Driven by that slow, comfortable bass line, ‘Plaza’ is one of the more unassuming songs to come across my desk/dropbox this year. It’s a conceptual package buried within the simplicity of Lee’s voice and his simple, elegant production. “HOLD ON THERE TOMMY. Who is Lee and how bout you start at the beginning for once?” That’s a fair criticism, I’ll take that. I’ve not gone about this well.
That Lee I mentioned is actually Lee Hannah whose earlier project The Townhouses you may recall, one of the formative signings to the now defunct Sydney label Yes Please. With the Townhouses laid to rest, Hannah founded a label called Healthy Tapes which continues to produce immaculate cassettes containing rereleases and brand new records both. Earlier this year he assumed his third and ultimate form, that of Sessility. Under that guise, he released a collaborative split releases with the inimitable Yeo including what might be my all time favourite take of Bieber’s ‘What Do You Mean?’ (maybe even including the 80s edit. I KNOW.) So that’s Lee Hannah, that’s Sessility, that’s what you need to know and now you’re fulling equipped to receive these noises in your ears.
Today Sessility releases ‘Plaza’, the first single from his forthcoming EP that will feature further collaborations with Yeo and Kira Puru. Lovely piano lines and that aforementioned bass line couple with Lee’s leisurely voice and suddenly it’s 1am and I’m in a sparsely populated Tokyo lounge bar. It’s as smooth as a lake but melancholy in its minor-key, relational sadness. “Well I’ve been feeling down and I’ve been selfish”
Self-loathing surely must be the hardest sort of sadness to cope with right? Where does one go when they’re disappointed by their own self. If you live in Melbourne then probably Revolver at 3am. Yeesh. At least then you’ll be disappointed by some other people at the same time. Nonetheless, there’s a real self-battling sadness here that speaks of the emotional labour that we give to our loved ones. Hear the song, buy the shirt, purchase the ticket to see Sessility at Margaret Court and give yourself a pat on the back. You’re alright.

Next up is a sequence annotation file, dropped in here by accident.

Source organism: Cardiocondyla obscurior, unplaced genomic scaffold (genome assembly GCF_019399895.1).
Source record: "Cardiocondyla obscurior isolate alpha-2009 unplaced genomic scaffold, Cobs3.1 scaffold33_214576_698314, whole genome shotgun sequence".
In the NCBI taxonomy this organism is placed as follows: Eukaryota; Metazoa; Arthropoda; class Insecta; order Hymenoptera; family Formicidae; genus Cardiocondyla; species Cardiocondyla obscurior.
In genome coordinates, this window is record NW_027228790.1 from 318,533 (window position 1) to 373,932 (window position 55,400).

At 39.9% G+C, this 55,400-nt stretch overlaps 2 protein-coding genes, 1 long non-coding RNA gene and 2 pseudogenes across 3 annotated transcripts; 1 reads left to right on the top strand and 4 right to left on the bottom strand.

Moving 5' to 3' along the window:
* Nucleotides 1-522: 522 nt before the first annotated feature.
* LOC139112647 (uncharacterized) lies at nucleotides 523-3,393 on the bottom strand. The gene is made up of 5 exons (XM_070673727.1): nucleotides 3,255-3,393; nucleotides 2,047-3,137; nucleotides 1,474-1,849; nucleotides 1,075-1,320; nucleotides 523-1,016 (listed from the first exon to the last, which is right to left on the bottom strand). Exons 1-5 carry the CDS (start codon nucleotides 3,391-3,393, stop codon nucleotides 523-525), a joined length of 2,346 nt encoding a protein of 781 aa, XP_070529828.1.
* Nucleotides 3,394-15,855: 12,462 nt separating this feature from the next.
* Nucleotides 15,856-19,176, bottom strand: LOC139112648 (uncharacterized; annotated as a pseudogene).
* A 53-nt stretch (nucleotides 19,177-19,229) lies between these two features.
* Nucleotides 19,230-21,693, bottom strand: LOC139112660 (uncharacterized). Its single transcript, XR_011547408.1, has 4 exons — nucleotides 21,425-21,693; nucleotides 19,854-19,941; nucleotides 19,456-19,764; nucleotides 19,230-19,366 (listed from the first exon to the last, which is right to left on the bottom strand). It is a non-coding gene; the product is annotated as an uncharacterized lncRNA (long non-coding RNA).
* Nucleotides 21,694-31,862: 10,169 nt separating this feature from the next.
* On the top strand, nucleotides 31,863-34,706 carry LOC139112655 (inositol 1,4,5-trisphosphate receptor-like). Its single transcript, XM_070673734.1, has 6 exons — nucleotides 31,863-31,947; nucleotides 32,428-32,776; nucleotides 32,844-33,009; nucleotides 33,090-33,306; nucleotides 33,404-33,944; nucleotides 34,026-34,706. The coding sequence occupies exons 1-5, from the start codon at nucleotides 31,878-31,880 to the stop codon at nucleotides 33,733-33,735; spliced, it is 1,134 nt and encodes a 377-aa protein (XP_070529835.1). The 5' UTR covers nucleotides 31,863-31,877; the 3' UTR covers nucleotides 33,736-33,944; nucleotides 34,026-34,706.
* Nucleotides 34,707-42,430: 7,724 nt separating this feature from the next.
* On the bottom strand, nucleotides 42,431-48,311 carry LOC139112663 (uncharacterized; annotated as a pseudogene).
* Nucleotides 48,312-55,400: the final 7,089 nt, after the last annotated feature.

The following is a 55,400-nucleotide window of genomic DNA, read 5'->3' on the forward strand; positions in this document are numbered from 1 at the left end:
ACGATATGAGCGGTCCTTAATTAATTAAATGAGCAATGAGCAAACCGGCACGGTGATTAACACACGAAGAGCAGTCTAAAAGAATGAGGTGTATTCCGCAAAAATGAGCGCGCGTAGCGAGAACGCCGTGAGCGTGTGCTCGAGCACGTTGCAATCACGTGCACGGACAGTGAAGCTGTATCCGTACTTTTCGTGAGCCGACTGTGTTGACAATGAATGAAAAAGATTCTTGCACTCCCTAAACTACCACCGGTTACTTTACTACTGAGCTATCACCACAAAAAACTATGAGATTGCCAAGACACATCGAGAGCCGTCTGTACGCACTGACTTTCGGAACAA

Hi everyone, thanks for coming. I’ve asked you all here so I could talk to you about something. As some of you know, last year I moved from Sydney to Melbourne making me not just a bandit and a scoundrel but also a turncoat and a global citizen. Since being down here I’ve Found Myself and now realise that I’m actually a 49 year old remedial masseuse named Caramel so it’s already been a formative time. I digress, the main thing I wanted to bring before you is the fact that I’ve been forced to sign a contract which binds me to writing ONLY about Melbourne artists. While this might seem crazy, the SD marketing team assure me that it’s the best way forward outside of sponsored uniforms (slated for a 2017 rollout actually) so with my hands thus tied, I signed it, which was understandably difficult with only teeth to hold my pen. So there, that’s out of the way, onto our scheduled Melbourne information and remember: If you see me write about any music that isn’t from Melbourne, please don’t tell the government. I can’t afford to get shutdown again after the Eskimo Joe debacle of 2008. Anyway, if you sorta think about the expansion of Sydney’s outer suburbs, anything south of Wollongong is technically Melbourne now anyway, I learned that in year eleven georgaphy so try to argue with me about it and see what happens.